After discrediting the arguments of Polemarchus and Thrasymachus, Plato instead defines justice as a virtue of both individuals and societies with descriptions of the just man and the just city. In order to accurately identify justice in the human soul, he first builds the just city, where this virtue acts the same except on a grander scale. The just city’s founding principle relies on each person performing his proper function in society, which is divided into three groups: the ruling guardians, the aspiring guardians, and the working class
By escaping from the prison, Socrates understands that he would be committing an evil act which would in no way remedy the wrong that was done to him. Ultimately, Socrates declares that evil must not be overcome with evil but with good. According to Socrates, there are no ways in which wrongdoing is considered “good and honorable.” Socrates lives his life based on the beliefs that to live a good and honorable life one must obey his morals. Escaping from the prison to Socrates represents a dishonorable act because he is going against his teachings and the Laws of Athens.
Jillson did not personally inspect the Property. Any testimony or opinion offered by Mr. Jillson will be based on the observations and opinions of Mr. Prieve; in other words, hearsay is the only basis for Mr. Jillson’s testimony and opinion. If it can show good cause, Defendant is free to use hearsay for the limited purpose of showing the basis for Mr. Jillson’s opinion; however, the observations and testimony from Mr. Prieve are not independently admissible. Therefore, if Defendant seeks to admit Mr. Prieve’s observations and testimony into evidence to support its arguments, then they cannot be introduced through Mr. Jillson.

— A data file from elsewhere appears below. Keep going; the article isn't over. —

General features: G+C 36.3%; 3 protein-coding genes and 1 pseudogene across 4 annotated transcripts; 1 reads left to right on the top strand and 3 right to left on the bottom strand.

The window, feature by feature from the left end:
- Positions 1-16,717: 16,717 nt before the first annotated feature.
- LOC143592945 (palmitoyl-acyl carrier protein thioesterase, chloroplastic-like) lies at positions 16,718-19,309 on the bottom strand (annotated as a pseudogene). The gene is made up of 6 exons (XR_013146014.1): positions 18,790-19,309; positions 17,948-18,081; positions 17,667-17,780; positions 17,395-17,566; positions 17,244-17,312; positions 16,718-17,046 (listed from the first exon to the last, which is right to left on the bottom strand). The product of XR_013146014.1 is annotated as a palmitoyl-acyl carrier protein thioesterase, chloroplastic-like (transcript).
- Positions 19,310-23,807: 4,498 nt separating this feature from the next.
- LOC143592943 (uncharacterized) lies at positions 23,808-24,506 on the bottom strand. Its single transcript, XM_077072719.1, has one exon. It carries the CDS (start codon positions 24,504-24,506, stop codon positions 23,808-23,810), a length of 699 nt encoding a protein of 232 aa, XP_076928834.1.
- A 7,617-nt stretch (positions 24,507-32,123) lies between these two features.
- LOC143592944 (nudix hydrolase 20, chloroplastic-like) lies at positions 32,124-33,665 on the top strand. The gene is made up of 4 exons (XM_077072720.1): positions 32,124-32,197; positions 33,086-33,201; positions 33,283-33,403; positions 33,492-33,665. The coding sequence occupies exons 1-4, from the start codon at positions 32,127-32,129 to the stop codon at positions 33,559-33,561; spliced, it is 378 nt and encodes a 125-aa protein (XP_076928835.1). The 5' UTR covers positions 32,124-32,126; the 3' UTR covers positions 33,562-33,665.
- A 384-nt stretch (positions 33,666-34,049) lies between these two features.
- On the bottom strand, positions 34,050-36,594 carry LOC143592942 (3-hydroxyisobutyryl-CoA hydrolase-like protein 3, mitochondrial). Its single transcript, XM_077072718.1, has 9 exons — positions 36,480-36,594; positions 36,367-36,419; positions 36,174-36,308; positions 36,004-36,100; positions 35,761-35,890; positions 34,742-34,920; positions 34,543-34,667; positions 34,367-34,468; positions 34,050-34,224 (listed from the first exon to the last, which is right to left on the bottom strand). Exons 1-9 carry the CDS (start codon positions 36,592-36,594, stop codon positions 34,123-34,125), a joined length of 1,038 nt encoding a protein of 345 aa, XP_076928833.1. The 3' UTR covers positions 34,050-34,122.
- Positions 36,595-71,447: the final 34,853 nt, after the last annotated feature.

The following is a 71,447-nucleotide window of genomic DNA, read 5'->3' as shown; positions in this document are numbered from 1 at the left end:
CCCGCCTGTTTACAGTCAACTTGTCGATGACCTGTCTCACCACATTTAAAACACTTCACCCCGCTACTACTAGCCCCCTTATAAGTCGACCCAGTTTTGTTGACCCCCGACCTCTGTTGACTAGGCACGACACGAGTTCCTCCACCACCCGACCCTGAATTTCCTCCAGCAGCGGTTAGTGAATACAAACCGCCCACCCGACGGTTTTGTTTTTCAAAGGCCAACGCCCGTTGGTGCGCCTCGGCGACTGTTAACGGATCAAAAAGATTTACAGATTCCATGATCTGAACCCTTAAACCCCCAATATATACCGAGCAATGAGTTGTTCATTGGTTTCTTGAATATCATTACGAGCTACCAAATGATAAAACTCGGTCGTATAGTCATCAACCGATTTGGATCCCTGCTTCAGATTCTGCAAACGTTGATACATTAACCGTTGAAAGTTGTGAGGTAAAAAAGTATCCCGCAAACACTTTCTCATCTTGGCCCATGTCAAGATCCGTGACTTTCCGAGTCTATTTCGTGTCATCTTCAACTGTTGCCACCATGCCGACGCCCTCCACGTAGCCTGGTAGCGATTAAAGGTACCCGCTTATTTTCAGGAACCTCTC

Philosophical thinking uses three acts of the mind: understanding, judgement, and reason. In order to have a sound argument all of the concepts must be applied. Socrates didn’t want to please the people by saying or doing what they wanted him to say or do. Socrates thought it was not important to seek wealth or fame; he was concerned with truth and virtue. He wanted to create an impact on humanity by relying on the truth and shining a light in people’s lives, even if they put him on trial.
The passage written by Plato goes in to great detail of how Socrates defends his position and how Glaucon defends his position as well but then leaves the reader to formulate his own opinion. With both Socrates’ position and as well as Glaucons, it is clear to see that Glaucon has the more rational reasoning within the debate of who’s happier, the just or unjust person. In Plato’s writing, The Republic, Glaucon challenge Socrates to describe justice and to give reasoning to why acting justly should be believed to be in anyone's self-interest. Glaucon claims that all goods can be distributed into three classes:
Perception and reality have a complex relationship. One’s perception is not necessarily ones reality. Roberto Bolaños once said, “People see what they want to see and what people want to see never has anything to do with the truth” (Bolaño). People see what they want to see, whether it is the reality or not. Perception determines one’s reality; paradoxically reality is not determined by perception.